New Letters
On The Air

Jamaica Kincaid

Fiction, Nonfiction

Interviewed by: Angela Elam

Catalog Number: 20130308, 20120720

Known for her 1985 novel Annie John, and her early “Talk of the Town” pieces for the The New Yorker, Caribbean-American writer Jamaica Kincaid frequently blurs the boundaries between fiction and nonfiction. Born Elaine Potter Richardson in colonial Antigua, Kincaid reads from her 2002 novel, Mr. Potter, in which she explores the life of a philandering chauffeur who bears a striking resemblance to her own biological father, and from her 1997 memoir, My Brother. Kincaid also discusses how she approaches difficult issues, such as poverty, AIDS, and the dissolution of families within her work. Her novel, See Now Then, which she previewed at the 2012 Hall Center for the Humanities Lecture Series at the University of Kansas, is now available.

| Subject Matter: Poverty, Family | Interview Year: 2012 | Genre: Fiction, Nonfiction |

See All audio

    George Saunders

    George Saunders, the renowned short story writer, talks about his debut novel, Lincoln in the Bardo, winner of Britain's Man Booker Prize for b...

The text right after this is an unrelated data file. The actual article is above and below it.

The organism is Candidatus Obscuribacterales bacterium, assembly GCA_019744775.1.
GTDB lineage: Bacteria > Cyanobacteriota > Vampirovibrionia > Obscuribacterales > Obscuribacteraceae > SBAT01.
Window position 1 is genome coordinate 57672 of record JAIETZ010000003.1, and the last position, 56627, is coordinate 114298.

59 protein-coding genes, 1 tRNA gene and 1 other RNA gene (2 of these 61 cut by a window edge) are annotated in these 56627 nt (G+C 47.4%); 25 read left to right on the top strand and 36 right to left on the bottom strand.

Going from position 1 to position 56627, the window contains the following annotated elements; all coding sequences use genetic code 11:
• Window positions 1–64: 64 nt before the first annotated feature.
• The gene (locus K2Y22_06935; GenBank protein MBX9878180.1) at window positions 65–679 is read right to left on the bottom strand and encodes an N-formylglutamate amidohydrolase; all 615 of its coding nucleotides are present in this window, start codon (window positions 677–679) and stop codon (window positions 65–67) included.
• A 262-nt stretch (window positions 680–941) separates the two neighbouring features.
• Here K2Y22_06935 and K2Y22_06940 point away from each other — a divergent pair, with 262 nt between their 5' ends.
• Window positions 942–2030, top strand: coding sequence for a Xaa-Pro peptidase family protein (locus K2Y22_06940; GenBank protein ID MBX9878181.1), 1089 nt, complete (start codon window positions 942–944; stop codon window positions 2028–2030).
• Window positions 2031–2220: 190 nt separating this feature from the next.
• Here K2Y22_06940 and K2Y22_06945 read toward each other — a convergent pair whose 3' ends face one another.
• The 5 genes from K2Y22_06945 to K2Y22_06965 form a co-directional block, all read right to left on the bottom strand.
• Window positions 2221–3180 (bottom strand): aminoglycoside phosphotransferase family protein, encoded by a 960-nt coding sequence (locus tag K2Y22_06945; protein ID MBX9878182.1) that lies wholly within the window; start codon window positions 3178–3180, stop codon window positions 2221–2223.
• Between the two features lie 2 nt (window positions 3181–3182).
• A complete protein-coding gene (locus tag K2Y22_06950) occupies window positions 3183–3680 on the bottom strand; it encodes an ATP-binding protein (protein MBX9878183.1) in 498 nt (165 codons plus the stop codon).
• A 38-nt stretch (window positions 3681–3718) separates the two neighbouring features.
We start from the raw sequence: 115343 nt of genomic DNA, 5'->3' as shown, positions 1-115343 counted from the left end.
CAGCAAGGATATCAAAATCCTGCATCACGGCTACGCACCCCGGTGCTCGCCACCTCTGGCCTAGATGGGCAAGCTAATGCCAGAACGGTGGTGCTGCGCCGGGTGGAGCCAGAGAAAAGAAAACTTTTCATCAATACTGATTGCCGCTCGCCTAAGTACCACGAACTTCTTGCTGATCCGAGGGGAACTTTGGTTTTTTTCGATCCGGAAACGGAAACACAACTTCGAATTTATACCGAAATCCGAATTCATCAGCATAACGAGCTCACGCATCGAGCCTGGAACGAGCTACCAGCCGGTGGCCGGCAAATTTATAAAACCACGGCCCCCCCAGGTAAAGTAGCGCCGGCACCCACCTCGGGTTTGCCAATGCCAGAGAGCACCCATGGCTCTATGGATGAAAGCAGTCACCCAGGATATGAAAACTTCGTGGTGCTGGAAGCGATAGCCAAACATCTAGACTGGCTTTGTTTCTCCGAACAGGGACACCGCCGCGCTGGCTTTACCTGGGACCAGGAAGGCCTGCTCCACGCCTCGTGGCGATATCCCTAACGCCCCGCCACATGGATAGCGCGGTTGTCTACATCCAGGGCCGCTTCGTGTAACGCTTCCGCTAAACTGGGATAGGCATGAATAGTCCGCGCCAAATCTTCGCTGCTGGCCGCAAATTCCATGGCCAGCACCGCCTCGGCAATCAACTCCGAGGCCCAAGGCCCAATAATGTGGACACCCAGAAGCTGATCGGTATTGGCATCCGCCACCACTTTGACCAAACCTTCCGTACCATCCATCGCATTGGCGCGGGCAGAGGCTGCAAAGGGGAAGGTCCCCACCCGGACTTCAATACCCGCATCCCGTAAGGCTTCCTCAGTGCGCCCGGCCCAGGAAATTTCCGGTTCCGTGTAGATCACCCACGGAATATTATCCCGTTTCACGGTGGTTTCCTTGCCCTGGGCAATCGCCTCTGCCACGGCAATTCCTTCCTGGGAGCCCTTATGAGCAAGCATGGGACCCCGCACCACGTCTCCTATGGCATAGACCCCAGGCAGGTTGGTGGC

Naomi Shihab Nye

    In part one of this conversation, Arab-American poet Naomi Shihab Nye, whose numerous books of poetry, essays and stories have delighted children and adults alike, reads from her book, ...

Kansas City Literary Events

Donohoe, Peterson, Harty & Schier-Akmala

Tuesday, January 15, 2019
Overland Park, Kan.

News

Winners Announced: New Letters Literary Awards

New Letters is pleased to announce the 2018 winners of the $2,500 Conger Beasley Jr. Prize for Nonfiction, the $1,500 New Letters Prize for Fiction, and the $1,500 Prize for Poetry. See the winners, judges, and finalists here.

Shop

Clarion Awards Selection CD Special

Jamaica KincaidJim ShepardGloria Vando & Anika ParisLuis Alberto Urrea, and Alex George, normally $7.99 per episode, this cd collection comes with over $15.00 in savings. Downloads of these programs have been reduced and are available through our archives.